There are a handful of people that can do vintage to perfection. Think Gwyneth Paltrow in her pink vintage Dior gown and Julia Roberts in her Oscar winning, black and white vintage Valentino. However, not many mere mortals can do vintage well, unless you are looking at a red-carpet moment ,with your own personal stylist; where garments can be tweaked and refitted to your figure.
According to Karen Homer, author of Things a Woman Should Know about Style, today’s modern woman has bigger feet, is 4-inches taller and 2 dress sizes larger than her counterpart in the ‘40s, and many of the styles from yesteryear simply do not fit. Take no notice of the sizing on a ‘50s dress, try in on to be certain that it fits!
The Truth about Vintage
Vintage to many women represents the glamorous days of the ‘40s,’50s ‘60s and ‘70s when fashion was the epitome of chic and elegance. These are times when French fashion designers like Yves Saint Laurent were in their heyday, setting trends with their glamorous gowns, safari jackets and pantsuits.
However, vintage may not be all that’s it’s cracked up to be. After all, vintage, nowadays, is an upmarket work for used or second-hand, often used to bump up the price. Vintage can mean 40 years ago or 4. Although it is referred to as vintage, it may only be a few years old, or even just a few seasons.
In her book, Homer scathingly points out that “vintage is a word used by second-hand clothes merchants to justify charging you at least 10 times what the garment originally cost.”
The Problems with Vintage Clothing
- Part of the problem is that there are fewer and fewer genuine vintage bargains anymore. Most have been snapped up by fashion designers, dealers, boutiques, or heads of fashion houses, looking to find outfits for movies or shows or as a source of inspiration. Not to mention celebrities and their stylists, searching for that elusive red-carpet gown.
- Whilst it is still possible to pick up the occasional bargain, opportunities are becoming fewer, as more people become vintage savvy. eBay is littered with garments with the listing term “vintage”, whether it be a much sought after Vivienne Westwood gown or a pair of ’80s plastic earrings from Walmart!
- Traders have wised up to the marketing potential of vintage. In her fashion exposé, Fashion Babylon (Corgi Books), Edwards-Jones tells of garments being spotted by eagle-eyed members of the fashion trade at local markets such as London’s Portobello Road, and placed on sale at boutiques for a phenomenal mark-up.
- Buying vintage does not always equate with quality. If the garment had not been well-cared for, it may smell of mould (if it has been hanging around in someone’s basement for 30 years) and may fall apart once you put it on.
The Benefits of Vintage Clothing
- Buying Vintage clothing means being green, helping the environment by recycling garments.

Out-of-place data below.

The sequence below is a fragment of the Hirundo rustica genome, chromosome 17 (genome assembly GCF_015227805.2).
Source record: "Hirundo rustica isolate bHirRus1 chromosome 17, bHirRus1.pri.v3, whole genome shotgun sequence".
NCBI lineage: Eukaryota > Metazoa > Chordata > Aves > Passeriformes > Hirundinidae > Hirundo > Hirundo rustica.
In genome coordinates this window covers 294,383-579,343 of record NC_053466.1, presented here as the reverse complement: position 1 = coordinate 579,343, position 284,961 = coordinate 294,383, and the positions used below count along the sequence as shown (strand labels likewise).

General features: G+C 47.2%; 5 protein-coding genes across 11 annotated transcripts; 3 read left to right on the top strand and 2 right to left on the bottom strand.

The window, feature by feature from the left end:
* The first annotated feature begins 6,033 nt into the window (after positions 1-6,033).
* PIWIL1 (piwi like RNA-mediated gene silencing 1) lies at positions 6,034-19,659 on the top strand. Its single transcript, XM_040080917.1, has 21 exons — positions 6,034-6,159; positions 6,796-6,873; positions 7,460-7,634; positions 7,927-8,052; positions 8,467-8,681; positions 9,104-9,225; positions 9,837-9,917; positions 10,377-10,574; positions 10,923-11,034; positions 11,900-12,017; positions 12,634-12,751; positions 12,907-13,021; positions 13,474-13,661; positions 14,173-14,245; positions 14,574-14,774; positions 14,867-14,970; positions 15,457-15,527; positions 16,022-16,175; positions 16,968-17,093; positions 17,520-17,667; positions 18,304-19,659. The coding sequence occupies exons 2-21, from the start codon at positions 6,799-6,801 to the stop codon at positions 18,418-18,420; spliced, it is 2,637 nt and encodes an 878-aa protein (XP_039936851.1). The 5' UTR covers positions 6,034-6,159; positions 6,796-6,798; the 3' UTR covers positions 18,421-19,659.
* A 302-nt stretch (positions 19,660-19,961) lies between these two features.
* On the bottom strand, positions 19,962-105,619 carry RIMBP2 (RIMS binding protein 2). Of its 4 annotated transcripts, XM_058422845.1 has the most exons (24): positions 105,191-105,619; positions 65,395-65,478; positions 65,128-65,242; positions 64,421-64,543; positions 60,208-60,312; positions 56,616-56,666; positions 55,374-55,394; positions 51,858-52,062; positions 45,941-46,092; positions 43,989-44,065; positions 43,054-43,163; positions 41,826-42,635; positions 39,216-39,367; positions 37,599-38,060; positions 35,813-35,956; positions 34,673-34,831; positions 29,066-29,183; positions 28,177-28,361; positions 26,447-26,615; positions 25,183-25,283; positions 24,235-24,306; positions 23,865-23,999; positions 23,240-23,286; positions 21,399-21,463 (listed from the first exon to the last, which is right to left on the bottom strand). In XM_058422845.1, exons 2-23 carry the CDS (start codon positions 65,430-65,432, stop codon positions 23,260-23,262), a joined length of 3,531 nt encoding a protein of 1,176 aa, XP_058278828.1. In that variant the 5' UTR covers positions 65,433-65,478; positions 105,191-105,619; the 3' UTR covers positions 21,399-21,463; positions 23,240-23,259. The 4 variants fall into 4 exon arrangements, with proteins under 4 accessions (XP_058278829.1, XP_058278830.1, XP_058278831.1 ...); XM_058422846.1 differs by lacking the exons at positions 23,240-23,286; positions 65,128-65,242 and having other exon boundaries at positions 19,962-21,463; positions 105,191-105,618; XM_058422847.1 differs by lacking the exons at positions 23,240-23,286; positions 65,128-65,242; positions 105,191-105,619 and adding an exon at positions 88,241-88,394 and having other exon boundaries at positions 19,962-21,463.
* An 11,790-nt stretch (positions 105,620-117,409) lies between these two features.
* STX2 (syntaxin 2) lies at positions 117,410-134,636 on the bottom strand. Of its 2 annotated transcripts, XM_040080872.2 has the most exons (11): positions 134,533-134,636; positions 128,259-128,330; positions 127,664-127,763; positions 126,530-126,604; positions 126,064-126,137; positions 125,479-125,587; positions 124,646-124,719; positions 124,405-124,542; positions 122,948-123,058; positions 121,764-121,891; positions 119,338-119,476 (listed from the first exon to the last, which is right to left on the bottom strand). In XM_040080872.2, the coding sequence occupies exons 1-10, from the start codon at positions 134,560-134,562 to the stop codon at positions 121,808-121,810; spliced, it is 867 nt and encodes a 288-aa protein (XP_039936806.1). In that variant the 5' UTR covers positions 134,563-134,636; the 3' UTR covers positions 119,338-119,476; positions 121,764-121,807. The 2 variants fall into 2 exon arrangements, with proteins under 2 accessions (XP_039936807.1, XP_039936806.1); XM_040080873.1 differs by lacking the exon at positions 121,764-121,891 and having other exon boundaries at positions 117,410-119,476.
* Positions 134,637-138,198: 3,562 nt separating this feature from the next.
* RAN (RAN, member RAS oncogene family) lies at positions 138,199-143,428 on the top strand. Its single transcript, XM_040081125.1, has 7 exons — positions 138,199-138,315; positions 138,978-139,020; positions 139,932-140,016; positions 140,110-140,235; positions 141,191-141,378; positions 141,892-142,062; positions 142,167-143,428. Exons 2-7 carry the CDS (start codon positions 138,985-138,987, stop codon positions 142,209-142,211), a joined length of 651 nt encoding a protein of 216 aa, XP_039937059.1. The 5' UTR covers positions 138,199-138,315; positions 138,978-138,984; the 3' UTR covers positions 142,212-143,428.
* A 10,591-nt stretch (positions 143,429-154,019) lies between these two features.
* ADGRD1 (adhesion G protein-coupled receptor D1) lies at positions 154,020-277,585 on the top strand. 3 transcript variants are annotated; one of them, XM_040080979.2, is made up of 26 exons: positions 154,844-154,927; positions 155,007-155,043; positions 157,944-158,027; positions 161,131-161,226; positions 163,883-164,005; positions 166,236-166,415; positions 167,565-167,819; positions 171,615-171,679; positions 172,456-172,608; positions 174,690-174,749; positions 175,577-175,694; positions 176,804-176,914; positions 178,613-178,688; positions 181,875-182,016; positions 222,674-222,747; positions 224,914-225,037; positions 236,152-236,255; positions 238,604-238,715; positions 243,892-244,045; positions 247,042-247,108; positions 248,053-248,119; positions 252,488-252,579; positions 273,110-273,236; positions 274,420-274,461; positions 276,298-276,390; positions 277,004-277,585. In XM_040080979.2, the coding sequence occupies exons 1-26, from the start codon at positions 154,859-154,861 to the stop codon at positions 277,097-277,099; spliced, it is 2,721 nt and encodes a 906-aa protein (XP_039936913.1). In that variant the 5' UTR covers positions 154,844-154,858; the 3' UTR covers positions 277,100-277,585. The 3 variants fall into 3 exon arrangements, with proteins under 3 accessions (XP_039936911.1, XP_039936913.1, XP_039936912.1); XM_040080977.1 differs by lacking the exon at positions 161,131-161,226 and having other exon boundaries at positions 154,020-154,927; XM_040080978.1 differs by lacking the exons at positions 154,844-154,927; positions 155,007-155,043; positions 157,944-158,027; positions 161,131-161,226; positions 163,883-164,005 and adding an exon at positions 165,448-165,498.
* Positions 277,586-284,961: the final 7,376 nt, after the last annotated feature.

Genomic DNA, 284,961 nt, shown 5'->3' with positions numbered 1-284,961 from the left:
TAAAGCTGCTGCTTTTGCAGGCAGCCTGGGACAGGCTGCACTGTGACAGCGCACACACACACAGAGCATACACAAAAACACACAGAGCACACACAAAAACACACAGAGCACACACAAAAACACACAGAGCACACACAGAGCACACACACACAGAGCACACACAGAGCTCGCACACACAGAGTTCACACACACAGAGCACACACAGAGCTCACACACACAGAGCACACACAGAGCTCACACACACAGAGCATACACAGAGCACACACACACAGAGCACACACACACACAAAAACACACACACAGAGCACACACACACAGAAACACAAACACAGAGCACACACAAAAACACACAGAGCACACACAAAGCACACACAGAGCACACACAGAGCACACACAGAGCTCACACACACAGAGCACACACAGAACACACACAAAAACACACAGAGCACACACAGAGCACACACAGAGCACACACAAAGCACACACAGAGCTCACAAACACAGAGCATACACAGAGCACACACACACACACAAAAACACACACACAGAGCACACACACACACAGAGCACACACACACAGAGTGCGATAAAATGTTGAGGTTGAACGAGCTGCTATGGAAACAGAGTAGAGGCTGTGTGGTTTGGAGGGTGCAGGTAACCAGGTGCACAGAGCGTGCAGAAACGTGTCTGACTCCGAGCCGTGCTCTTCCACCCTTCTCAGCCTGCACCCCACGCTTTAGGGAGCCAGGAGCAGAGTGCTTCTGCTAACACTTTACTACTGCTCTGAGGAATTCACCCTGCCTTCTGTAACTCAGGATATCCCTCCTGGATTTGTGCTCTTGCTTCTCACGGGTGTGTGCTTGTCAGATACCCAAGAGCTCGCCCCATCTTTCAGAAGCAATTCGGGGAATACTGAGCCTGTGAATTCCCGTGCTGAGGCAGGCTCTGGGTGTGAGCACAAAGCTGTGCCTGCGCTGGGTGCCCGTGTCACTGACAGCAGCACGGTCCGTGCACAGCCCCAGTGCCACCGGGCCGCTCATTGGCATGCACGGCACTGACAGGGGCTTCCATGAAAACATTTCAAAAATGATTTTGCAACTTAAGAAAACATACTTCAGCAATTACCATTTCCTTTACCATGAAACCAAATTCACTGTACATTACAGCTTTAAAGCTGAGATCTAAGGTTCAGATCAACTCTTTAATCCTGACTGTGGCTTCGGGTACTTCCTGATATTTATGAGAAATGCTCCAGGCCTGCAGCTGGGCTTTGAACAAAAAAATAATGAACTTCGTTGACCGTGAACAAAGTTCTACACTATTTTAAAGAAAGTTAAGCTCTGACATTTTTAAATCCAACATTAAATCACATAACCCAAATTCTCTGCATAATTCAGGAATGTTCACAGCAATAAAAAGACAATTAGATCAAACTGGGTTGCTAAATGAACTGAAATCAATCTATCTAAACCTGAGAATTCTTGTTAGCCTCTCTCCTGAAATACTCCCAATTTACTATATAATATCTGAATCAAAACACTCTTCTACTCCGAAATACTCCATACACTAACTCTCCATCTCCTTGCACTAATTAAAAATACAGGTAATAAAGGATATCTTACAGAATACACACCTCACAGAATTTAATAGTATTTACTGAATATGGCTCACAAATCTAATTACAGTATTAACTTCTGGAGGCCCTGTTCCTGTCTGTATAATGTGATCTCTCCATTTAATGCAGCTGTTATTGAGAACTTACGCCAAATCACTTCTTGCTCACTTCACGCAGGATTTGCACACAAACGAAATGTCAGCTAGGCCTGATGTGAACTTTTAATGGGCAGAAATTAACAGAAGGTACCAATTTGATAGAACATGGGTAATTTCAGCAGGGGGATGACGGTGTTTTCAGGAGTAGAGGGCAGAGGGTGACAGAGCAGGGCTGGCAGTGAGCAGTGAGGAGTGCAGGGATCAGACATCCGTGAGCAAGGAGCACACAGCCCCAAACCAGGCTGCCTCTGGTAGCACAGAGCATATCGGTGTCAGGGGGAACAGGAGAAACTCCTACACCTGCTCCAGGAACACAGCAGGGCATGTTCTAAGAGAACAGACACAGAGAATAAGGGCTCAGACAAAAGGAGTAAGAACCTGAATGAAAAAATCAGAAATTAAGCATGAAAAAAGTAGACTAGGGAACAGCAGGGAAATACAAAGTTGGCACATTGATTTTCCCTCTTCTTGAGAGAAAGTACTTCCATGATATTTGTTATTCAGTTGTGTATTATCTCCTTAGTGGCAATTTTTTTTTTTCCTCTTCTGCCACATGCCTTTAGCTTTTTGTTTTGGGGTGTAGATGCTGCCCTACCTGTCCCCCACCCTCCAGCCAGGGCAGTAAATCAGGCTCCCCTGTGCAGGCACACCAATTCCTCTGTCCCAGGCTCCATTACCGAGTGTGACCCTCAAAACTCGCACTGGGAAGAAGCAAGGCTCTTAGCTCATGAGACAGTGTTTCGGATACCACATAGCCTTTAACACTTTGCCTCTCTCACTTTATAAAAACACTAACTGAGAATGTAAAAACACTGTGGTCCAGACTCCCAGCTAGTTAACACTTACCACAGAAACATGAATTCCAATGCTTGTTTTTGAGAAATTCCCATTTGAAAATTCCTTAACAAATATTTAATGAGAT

- For many high-fashion followers, instead of spending money on collections from contemporary designers, (where there is always a danger of running into someone else wearing the same outfit) with vintage, you are likely to be the only one in the room wearing such a unique piece.
- Although real bargains might be as rare as hens’ teeth, now and again you can be lucky, and may be able to sell something on for a profit, at a later stage.
- It’s okay to buy a vintage outfit just because you like it. You may love the look, the fabric, the stitching, or the cut. Forget the label, if it makes you feel good, then it is worth the money.
- Some of the best pieces are right under your nose — outfits that have been kept over the years by family members, sitting in the back of closets or in suitcases in an attic. A vintage garment found in your grandmother’s loft, “could be worth thousands of pounds,” says Pat Frost of Christies Auction House.
- Investing in accessories such as sunglasses, belts or jewelry, is a great way to wear vintage without worrying about a complete look. Often just a touch of vintage, can add glamour and chic to an outfit. Archiv, the vintage accessories shop in London is so popular with international designers that, according to Edwards-Jones, head designers from the likes of Gucci or Louis Vuiton accessories, will buy up to 50 pairs of sunglasses at a time!
Where to Shop for Vintage Clothing
Doing vintage well means you have to know where to shop. If you are really serious, then it is worth considering the specialist outlets and vintage fairs, many of which are in London. These are favored and visited by designers and fashion houses the world over, to feed their desire in finding something old to recreate into something new. As Edwards-Jones outlines in her book, it is vintage that drives what happens on the runways, not the other way round.
Fashion generally goes in 20-year cycles (the 20-year rule) and famous and up-and-coming designers can be found searching for inspiration for their next collection, in stores like Rellik in London’s Notting Hill, just off the Golborne Road. Owned by ex-Portobello market stallholders, Rellik is also a favorite of Kate Moss and Kylie Minogue, the store has its own website for further information.
Held 9 times a year is London Vintage Fashion, Textiles and Accessories Fair, and, according to the DailyMail’s article “Antique Gold: Vintage chic on the Cheap,” attracts famous designers, stylists and fashion industry insiders from New York to Paris. In the confines of Hammersmith Town Hall, names like Donna Karan and Stella McCartney rub shoulders with members of the public and celebrities. The fair takes place every 5 or 6 weeks and more information can be found on the fair’s website.
Another option is to visit some of London’s vibrant markets and vintage clothing stores. There are also a number of other vintage fashion fairs and events which take place in London, on a regular basis.